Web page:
When we do this ceremony together, however we do it, we’re saying that we’re part of the same big family, eating at Jesus’ dinner table together, and that the spiritual family bond we share, the allegiance to Christ that binds us together, takes priority over all other identities and allegiances.

At this family dinner table sixth-generation immigrants honour the first-generation immigrants as equal members; senior managers and nannies take from the same bowl; university professors acknowledge cafeteria workers before they drink – all of us humbled and all of us honoured together under Christ.

So as we share the Lord’s Supper together, remembering how Christ’s body was broken and His blood was shed for us, and celebrating His resurrection and the new life together in His Kingdom under Him that His resurrection makes possible, let’s also use the image of a Chinese meal to consider what Jesus’ sacrifice and Jesus’ triumph mean for us together.

And since I’m playing the “host” today, we’ll imitate an ancient New Testament church by having my “household” serve the “meal”.

Heavenly Father, thank You for Jesus, who makes it possible for us to receive the honour of sitting at Your table. Please teach us to realize in fact around our actual dinner tables the kind of community that we symbolically proclaim this morning. Amen.

Taiwanese_Last_Supper
When Jesus ate with chopsticks. (Click for source.)

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*Just to clear up potential confusion: This description of drinking at Chinese meals applies to the main beverage, which is alcoholic – usually beer, baijiu, and/or wine. Each person will also get a cup for tea or hot water as a secondary beverage that you can drink casually on your own. But the alcohol is the main drink, as it’s the one with the social significance.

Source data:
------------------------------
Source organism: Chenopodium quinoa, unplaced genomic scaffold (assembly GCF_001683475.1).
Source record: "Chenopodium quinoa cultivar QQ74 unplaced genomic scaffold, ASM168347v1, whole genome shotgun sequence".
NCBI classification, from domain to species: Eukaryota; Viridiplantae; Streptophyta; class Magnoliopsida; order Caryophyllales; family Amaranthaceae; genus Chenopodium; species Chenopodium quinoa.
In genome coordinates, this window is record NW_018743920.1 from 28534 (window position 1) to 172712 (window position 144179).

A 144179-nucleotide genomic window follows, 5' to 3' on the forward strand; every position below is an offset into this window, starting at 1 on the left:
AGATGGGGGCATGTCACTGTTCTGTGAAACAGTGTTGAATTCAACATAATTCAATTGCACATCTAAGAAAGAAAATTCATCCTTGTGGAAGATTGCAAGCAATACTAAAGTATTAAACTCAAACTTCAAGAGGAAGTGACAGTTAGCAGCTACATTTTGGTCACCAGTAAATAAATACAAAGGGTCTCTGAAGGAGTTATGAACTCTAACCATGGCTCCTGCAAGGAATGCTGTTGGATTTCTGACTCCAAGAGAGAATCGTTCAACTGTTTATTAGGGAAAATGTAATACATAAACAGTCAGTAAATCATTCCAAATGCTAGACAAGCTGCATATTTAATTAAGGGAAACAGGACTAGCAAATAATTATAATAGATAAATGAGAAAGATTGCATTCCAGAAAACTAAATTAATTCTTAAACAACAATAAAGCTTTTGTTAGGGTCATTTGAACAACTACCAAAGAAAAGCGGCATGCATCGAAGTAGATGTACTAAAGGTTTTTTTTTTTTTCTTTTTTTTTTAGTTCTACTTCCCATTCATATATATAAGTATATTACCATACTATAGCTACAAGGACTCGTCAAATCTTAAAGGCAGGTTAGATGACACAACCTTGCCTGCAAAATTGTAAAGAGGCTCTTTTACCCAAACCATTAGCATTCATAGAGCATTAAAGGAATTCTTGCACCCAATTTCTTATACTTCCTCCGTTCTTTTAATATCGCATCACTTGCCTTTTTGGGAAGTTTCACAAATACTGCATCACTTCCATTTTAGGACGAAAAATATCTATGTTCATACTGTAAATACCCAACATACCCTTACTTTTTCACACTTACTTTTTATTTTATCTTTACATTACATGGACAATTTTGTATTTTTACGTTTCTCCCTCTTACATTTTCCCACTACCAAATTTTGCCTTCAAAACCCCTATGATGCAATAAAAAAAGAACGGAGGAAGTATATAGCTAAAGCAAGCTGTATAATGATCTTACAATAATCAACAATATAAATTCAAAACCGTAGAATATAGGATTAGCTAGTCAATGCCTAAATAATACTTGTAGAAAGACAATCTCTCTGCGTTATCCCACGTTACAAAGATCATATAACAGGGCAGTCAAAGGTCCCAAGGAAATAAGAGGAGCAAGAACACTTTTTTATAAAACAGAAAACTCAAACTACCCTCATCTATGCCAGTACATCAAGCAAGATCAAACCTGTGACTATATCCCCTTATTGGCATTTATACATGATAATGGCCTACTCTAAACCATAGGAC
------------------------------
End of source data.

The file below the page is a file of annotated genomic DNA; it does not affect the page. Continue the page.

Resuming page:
Don’t touch my flowers! (or else…!!!)

Literally right around the corner from our door:

no_picking_my_flowers
Plucking flowers is plucking your lifespan*. Please watch yourself!!!
折花如折寿 请你好自为之!!!

折寿 (“snap life”) is a phrase meaning to have one’s life shortened, usually by indulging in excesses.

Signs like this pop up every once in a while. I even have some myself! For example:

Psalm 23 in Chinese

好牧人Two of the most spiritually formative parts of the Bible are Matthew 6:9-13 (the Lord’s Prayer) and Psalm 23. And sometimes memorizing and meditating in a second language helps you pay attention to what you’re saying. So here’s Psalm 23 (Chinese New Version/新译本/CNV) with pinyin and English (mouseover or tap), and a downloadable 汉子/pÄ«nyÄ«n cheat sheet (PDF).

诗篇23篇
[1] 耶和华是我的牧人,我必不会缺乏。
[2] 他使我躺卧在青草地上,
领我到安静的水边。
[3] 他使我的灵魂苏醒;
为了自己的名,他引导我走义路。
[4] 我虽然行过死荫的山谷,也不怕遭受伤害,
因为你与我同在;
你的杖你的竿都安慰我。
[5] 在我敌人面前,你为我摆设筵席;
你用油膏了我的头,
使我的杯满溢。
[6] 我一生的日子,必有恩惠慈爱紧随着我;
我也要住在耶和华殿中,直到永远。

You can also read it alongside two other Chinese translations at Biblegateway.com (for phone Bible reading in China, I prefer the 精读圣经 app).

P.S. – I did the same thing with the Lord’s Prayer and the Apostles’ Creed.

Happy Red October, comrades!

It’s that special time of year again.

vpn-issues-in-china

If you’re wondering why your VPN is acting worse than usual, ask your Chinese friends about the 十九大。 Or see the links below (if you can, ha!).

How we end up living better every time we return to China